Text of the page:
>30205 (28.8)264 (29.5)1.02 (0.83–1.26)1.72  
Waiting time at DOTS center (minutes)
 <30538 (75.5)687 (76.8)0.93 (0.74–1.17)Ref
 >30151 (21.2)175 (19.6)1.07 (0.85–1.35)0.98 (0.75–1.27)
Provider explained
 DOTS duration683 (95.8)823 (92.1) 1.96   1.88  

Statistically significant.

Multivariate analysis showed that significantly more patients contacted health facility early and they were males (aRR: 1.55; CI: 1.18–2.04), from nuclear family (aRR: 1.37; CI: 1.09–1.73) (Table 1), and ashamed of their disease status (aRR: 1.32; CI: 1.03–1.70), wished to disclose disease status (aRR: 1.79; CI: 1.43–2.24), thought treatment would be costly (aRR: 2.45; CI: 1.59–3.78) but were aware of curable nature (aRR: 1.67; CI: 1.17–2.39) of disease and aware of available vaccine (aRR: 1.35; CI: 1.07–1.70) for prevention and health facility (aRR: 1.72; CI: 1.08–2.74) which was more than 60 minutes away from place of residence (Table 2). Fewer patients contacted the health facility early and they were from urban area (aRR: 0.69; CI: 0.51–0.93) (Table 1), with family size of 3–5 (aRR: 0.68; CI: 0.48–0.97), 6-7 (aRR: 0.60; CI: 0.41–0.89), wished to hide status from others (aOR: 0.69; CI: 0.51–0.93), and thought that disease would affect daily work (aRR: 0.73; CI: 0.56–0.97) performance. It was observed that the correct treatment duration was explained by the DOTS provider (aRR: 1.88; CI: 1.12–3.15) to patients who contacted health facility early (Table 2).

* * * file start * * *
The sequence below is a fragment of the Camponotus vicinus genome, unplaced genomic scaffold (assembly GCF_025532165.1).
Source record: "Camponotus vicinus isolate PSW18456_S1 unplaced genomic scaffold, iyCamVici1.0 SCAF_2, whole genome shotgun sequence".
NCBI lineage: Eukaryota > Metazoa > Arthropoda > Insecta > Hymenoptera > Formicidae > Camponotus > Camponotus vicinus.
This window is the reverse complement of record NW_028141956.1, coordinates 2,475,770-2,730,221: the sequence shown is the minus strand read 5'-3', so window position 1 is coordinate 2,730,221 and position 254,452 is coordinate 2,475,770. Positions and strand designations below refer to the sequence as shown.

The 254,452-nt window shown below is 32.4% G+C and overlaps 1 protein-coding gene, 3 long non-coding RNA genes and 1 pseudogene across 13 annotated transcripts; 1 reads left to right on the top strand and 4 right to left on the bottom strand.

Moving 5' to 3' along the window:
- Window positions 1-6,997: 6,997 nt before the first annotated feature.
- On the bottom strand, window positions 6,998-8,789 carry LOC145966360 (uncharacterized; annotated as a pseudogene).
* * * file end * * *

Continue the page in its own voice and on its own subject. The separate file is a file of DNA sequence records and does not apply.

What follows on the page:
4. Discussion

With about 2 million deaths a year in the world and 7.0% of total deaths in India, TB is a prevalent public health problem [1, 2, 7]. In the last 50 years, reduction in disease burden in India had been observed as national TB control efforts were expanded to the entire county [7, 8]. Early diagnosis and treatment of the case to break the chain of transmission were vital for disease control. Usually patients did not report to health facility early due to perceived mild nature of symptoms, bad staff behavior, and patient dissatisfaction [9, 10]. Societal issues like expected problems related to social status, marriage, and adverse community behavior were major reasons for stigmatizing behavior of patient [11, 12]. These factors result in late case identification and result in disease transmission in the community. Present study showed that the patients who contacted health facility early were those who felt ashamed of the disease but ready to disclose disease status to others. Few patients contacted the health facility early because they wished to hide their disease status from others and thought that the disease would affect their daily work performance. Present study observed weak evidence for disease effect on work capacity, family relations, marriage, and female infertility (Table 2).